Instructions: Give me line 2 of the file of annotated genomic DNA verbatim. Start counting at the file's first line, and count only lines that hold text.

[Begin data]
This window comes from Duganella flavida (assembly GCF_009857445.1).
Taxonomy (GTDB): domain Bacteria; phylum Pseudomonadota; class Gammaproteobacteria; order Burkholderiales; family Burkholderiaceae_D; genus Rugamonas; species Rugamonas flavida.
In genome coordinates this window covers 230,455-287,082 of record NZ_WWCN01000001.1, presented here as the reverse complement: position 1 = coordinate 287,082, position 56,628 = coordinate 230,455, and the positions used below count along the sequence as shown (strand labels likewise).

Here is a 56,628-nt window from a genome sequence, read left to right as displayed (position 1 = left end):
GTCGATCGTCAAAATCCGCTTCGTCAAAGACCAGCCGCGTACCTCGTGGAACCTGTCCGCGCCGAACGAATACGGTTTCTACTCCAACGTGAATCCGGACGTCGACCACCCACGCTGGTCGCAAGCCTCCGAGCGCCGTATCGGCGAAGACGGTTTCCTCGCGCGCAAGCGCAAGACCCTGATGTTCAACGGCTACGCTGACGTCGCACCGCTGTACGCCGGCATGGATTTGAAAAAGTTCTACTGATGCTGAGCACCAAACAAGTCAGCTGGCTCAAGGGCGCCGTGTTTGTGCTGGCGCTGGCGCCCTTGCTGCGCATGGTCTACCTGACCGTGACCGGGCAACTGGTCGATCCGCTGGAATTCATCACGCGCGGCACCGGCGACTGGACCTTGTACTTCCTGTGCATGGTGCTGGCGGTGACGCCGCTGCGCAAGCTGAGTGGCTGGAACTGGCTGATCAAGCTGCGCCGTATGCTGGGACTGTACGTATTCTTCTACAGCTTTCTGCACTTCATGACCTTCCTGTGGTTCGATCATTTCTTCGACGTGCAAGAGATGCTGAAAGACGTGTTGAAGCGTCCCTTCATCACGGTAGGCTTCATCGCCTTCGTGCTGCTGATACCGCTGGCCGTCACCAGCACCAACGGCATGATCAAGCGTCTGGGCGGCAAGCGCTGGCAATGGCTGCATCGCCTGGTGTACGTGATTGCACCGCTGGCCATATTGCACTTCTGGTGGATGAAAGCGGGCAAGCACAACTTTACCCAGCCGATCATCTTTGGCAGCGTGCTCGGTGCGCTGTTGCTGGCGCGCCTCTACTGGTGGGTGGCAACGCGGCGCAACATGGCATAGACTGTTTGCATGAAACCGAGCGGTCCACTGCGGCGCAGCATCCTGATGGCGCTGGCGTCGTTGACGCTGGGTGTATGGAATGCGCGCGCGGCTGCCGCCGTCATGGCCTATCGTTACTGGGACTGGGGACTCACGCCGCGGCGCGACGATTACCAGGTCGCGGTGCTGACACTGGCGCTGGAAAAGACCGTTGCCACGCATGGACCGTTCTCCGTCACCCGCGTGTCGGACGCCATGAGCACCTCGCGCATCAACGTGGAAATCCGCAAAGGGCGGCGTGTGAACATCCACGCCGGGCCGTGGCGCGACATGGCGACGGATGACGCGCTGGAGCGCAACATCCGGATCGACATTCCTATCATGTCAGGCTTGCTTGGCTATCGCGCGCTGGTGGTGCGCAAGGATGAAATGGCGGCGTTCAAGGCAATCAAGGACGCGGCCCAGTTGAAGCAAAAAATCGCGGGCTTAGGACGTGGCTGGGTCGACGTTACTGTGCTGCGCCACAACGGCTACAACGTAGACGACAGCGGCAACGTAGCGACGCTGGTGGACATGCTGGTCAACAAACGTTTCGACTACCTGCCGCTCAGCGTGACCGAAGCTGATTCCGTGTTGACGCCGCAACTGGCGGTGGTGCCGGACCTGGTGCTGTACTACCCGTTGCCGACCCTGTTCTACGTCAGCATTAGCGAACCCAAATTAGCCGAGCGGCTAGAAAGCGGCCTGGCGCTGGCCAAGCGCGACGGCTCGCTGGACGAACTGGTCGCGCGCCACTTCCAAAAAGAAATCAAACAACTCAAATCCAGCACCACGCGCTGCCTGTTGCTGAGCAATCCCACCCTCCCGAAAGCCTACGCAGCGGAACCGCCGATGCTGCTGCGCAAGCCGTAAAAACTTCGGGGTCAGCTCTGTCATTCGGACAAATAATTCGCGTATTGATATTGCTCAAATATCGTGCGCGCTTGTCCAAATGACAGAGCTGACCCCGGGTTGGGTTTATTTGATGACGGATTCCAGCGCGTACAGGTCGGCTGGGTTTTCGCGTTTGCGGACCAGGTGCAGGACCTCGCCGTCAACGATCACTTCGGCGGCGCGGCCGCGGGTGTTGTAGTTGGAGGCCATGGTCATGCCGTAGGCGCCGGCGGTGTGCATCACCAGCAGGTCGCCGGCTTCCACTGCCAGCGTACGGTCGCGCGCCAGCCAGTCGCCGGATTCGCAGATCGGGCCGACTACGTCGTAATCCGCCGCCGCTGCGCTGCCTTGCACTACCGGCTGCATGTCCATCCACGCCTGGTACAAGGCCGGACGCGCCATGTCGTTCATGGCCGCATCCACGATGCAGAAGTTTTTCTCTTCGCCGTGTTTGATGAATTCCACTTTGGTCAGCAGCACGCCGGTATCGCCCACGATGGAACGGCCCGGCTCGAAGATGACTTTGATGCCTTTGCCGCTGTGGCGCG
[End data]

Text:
Taxonomy (GTDB): domain Bacteria; phylum Pseudomonadota; class Gammaproteobacteria; order Burkholderiales; family Burkholderiaceae_D; genus Rugamonas; species Rugamonas flavida.